Another dot in the blogosphere?

The same difference

Posted on: June 12, 2013

Some weeks ago, the New York Times wrote a piece on David Karp, founder of Tumblr. The company had been acquired by Yahoo for US$1.1 billion.

Karp did not complete high school. Bill Gates and Steve Jobs walked similar paths (they did not graduate from college), but they were hugely successful. Their successes seemed to be a confluence of innate talent, daring-do, and good timing and circumstance.

Consider what actions Karp’s mother took early on:

When David Karp was 14, he was clearly a bright teenager. Quiet, somewhat reclusive, bored with his classes at the Bronx High School of Science. He spent most of his free time in his bedroom, glued to his computer.

But instead of trying to pry him away from his machine or coaxing him outside to get some fresh air, his mother, Barbara Ackerman, had another solution: she suggested that he drop out of high school to be home-schooled.

“I saw him at school all day and absorbed all night into his computer,” said Ms. Ackerman, reached by phone Monday afternoon. “It became very clear that David needed the space to live his passion. Which was computers. All things computers.”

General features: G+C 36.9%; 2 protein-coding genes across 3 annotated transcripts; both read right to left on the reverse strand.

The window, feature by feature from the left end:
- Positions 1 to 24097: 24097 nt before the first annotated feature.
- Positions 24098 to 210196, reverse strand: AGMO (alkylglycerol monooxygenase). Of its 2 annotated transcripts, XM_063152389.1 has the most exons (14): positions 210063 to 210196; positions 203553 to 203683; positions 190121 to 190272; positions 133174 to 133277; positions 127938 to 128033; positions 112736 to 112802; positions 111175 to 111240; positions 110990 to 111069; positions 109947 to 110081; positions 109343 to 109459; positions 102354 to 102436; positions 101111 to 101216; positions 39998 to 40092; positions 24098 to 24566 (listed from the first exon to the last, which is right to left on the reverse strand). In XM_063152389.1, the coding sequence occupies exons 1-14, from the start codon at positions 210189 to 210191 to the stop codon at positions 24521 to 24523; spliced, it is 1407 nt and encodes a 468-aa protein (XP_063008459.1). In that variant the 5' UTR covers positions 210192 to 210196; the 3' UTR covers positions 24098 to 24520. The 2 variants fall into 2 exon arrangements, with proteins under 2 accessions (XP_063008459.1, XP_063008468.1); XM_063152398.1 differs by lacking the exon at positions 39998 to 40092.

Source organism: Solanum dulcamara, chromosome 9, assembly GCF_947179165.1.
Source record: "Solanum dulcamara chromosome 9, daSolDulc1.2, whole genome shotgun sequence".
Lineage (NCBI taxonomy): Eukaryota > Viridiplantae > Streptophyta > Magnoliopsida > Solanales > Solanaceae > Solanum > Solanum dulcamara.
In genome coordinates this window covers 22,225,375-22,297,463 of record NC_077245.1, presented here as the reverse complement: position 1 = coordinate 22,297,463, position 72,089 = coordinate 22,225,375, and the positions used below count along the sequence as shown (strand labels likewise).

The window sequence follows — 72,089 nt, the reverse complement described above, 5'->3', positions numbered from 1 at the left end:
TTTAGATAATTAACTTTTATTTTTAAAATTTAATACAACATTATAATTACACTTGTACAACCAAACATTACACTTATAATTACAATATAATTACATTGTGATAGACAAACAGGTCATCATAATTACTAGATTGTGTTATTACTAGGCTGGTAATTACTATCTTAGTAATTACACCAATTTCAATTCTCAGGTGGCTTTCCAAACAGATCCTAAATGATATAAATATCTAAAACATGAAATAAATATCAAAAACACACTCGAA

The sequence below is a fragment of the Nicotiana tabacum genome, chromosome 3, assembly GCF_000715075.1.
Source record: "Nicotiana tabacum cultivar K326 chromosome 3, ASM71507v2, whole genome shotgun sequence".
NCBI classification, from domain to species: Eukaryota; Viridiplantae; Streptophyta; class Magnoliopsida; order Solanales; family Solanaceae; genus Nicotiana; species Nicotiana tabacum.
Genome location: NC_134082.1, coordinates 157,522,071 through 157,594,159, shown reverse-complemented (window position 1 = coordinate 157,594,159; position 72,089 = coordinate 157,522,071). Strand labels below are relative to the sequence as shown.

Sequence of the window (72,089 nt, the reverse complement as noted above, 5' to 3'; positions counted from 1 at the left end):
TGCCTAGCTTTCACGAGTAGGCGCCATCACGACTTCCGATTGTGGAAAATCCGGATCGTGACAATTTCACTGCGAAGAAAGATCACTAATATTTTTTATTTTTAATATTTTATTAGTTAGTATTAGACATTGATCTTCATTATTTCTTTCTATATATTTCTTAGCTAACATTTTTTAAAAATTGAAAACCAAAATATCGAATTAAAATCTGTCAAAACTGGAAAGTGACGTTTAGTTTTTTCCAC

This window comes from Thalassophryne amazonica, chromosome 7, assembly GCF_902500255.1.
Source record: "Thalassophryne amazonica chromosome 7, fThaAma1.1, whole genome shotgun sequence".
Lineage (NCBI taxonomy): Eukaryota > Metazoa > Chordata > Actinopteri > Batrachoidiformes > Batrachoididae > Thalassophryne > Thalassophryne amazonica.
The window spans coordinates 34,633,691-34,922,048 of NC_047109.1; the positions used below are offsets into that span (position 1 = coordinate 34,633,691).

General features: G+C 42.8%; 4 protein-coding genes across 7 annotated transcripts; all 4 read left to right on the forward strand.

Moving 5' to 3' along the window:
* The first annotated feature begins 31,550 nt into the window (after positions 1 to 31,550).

Why do we struggle to nurture our own Jobs, Gates, and Karps?

First consider how any parent with more than one child will tell you that one child is very different from the other. But we try to treat them all the same in schools. We even go to the extent of putting them in uniforms.

Same clothes, same books, same speed, same treatment. I am referring to rank-and-file mindsets and procedures, fear of meaningful change, and paying lip service to calls for change.

Yes, we have different paths in our schooling system. But learners are treated the same in the name of efficiency and tests. They are subject to the same differences.

The promise of individualized learning tend to happen outside the classroom. Unfortunately, in our context this refers to “extra” tuition and “enrichment” classes. Those who can afford these are subject to the same differences again.

If we watch and learn from our kids and the MOOC movement, we can learn a thing or two. Like how they are learning languages, dance moves, or gaming strategies on their own from YouTube. Like how learners can pursue their interests and nurture their talents by reaching out on social media and taking courses that matter to them.

They are all doing the same thing. But for them it makes a difference because they can be different and do different.

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